The Catholic church forced the Azikiwe government from its scholarship program, but it is also on record, that the Eastern government was the only government in the world that invested 45% of its revenues in education. The East had the highest number of schools; the highest school enrollment; the broadest penetration of medical services; and the best modern road network in West Africa.
Indeed if we look carefully, the only public hospitals and most of the schools still standing in the East today, at various stages of run down are the schools and hospitals built by Azikiwe/Okpara. Every division of the East had a Joint Hospital as part of the Eastern Medical services. So it is often claimed Awo built the first television station; the first skyscraper, and the first Sports stadium, the liberty stadium in Ibadan. Well, these are prestige or white elephant investments.
First, the Eastern Outlook, the government paper of Eastern Nigeria was the first newspaper established by any government in Nigeria, and it was of such quality and impact that the literacy level of Easterners and the depth of public information retailed by Outlook was without compare. This is besides the fact that Western Nigerian Broadcast Services, WNBS-TV founded in 1958 only preceded the ENBC-TV founded in 1959, by only seven months. But Outlook preceded Sketch by about 15 years.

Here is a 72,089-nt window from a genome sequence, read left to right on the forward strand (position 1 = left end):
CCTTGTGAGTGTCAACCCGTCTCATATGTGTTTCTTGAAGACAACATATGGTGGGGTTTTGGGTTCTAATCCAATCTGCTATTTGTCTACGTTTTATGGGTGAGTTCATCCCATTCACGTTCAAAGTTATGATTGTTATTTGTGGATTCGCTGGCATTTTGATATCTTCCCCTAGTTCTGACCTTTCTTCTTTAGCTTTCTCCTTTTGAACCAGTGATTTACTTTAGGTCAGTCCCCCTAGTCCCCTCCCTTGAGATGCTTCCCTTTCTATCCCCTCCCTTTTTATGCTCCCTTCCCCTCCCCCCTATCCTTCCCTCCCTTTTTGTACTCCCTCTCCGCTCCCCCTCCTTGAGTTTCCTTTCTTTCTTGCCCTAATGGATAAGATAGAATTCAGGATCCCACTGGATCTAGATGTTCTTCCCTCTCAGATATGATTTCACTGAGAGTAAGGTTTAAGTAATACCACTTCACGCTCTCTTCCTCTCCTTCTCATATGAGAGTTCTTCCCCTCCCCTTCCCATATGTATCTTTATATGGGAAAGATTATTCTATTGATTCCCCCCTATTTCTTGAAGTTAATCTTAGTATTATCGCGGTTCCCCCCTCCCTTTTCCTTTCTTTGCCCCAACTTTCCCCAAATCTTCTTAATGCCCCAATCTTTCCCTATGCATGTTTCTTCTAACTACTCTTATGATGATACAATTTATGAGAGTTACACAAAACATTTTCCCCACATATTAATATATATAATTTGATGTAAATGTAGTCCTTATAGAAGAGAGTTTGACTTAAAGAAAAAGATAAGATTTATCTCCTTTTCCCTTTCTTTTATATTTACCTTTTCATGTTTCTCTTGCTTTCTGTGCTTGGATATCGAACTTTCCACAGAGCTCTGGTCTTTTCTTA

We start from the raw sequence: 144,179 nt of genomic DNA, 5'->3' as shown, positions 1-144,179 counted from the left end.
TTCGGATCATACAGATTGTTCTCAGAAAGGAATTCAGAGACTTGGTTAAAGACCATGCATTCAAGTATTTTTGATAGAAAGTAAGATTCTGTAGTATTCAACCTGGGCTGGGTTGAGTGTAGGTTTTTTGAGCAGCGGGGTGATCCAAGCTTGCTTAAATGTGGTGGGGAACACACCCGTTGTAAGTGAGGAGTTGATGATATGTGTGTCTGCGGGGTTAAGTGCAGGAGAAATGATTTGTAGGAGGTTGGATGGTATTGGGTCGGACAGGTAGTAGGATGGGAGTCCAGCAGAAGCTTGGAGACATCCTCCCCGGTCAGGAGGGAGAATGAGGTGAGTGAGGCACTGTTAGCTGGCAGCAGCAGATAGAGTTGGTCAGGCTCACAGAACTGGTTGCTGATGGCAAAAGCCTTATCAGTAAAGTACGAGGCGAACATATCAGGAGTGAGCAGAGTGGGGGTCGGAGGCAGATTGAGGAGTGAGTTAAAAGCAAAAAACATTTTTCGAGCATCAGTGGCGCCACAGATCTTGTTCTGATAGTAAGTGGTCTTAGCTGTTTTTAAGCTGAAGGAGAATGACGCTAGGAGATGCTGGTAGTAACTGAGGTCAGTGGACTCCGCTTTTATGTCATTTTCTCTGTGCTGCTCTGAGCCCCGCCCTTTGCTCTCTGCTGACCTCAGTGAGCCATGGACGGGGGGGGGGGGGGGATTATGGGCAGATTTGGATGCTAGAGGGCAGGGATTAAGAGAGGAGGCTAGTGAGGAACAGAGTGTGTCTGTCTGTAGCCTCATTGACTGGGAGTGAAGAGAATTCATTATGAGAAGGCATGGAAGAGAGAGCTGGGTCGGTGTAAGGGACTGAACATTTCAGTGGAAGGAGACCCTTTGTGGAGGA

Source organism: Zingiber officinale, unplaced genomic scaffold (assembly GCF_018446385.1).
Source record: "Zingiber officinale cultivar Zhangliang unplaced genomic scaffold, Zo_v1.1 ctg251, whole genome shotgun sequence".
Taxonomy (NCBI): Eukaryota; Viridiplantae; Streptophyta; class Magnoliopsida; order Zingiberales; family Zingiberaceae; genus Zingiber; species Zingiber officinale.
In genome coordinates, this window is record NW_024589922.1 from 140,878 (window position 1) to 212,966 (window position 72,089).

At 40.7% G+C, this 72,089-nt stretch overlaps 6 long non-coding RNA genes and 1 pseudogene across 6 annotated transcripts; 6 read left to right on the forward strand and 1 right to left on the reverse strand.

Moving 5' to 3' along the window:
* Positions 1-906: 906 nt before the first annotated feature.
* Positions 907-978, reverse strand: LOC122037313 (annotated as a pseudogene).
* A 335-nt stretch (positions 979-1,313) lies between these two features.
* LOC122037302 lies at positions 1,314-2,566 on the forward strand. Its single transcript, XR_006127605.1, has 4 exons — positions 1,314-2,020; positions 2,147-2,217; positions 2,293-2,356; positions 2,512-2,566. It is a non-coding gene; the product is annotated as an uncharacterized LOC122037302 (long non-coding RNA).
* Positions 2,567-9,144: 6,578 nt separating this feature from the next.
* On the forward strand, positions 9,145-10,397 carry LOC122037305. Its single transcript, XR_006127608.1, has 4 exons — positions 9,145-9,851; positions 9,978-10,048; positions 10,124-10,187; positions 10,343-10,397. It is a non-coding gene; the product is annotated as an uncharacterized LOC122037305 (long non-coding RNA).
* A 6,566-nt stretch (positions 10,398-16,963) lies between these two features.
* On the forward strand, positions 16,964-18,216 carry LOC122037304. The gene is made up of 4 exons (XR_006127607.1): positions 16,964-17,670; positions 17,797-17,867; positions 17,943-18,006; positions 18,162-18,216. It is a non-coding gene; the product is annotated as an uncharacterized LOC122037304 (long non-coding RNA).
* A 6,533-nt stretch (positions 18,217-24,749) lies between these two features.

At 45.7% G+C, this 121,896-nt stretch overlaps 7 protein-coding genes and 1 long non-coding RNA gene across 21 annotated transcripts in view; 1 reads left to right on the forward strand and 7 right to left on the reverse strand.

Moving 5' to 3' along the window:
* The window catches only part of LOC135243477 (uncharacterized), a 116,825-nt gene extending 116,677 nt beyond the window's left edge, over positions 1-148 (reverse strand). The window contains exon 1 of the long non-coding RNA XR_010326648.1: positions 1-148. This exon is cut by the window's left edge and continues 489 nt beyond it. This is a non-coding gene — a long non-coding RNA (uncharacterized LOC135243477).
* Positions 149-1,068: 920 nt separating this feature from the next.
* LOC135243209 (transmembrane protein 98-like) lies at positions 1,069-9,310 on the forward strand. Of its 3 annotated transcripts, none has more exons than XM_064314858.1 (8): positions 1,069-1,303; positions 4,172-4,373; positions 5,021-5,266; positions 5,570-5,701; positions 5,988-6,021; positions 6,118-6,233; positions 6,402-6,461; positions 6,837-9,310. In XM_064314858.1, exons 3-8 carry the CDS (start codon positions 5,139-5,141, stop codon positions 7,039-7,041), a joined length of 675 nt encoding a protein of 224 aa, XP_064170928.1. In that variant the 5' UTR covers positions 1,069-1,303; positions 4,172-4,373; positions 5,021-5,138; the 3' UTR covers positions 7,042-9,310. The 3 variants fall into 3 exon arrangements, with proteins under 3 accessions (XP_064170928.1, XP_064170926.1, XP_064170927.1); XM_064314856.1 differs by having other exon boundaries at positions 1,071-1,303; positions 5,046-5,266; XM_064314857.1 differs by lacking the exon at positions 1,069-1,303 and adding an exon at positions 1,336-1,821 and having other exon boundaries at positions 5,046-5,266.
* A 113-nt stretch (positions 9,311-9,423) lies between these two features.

Now Azikiwe built the Onitsha Modern market, the first modern mall or trade emporium in West Africa. Onitsha was effectively Dubai before Dubai. People traveled all over Africa, from as far as the Congo and Sudan and Egypt, to come and buy and trade in Onitsha. The economic impact of this was humongous. So, give me the vast Onitsha modern market over Cocoa House in Ibadan. Azikiwe built the first Nigerian University at Nsukka with the first School of Law, the first School of Engineering, the first Business School; the first school of journalism, and the first school of music and performance, etc. By the time its first graduates took the Nigerian civil service exams in 1963, everybody began to raise the cry of “Igbo domination” starting with Akintola and Ayo Rosiji. Give me UNN over Liberty stadium.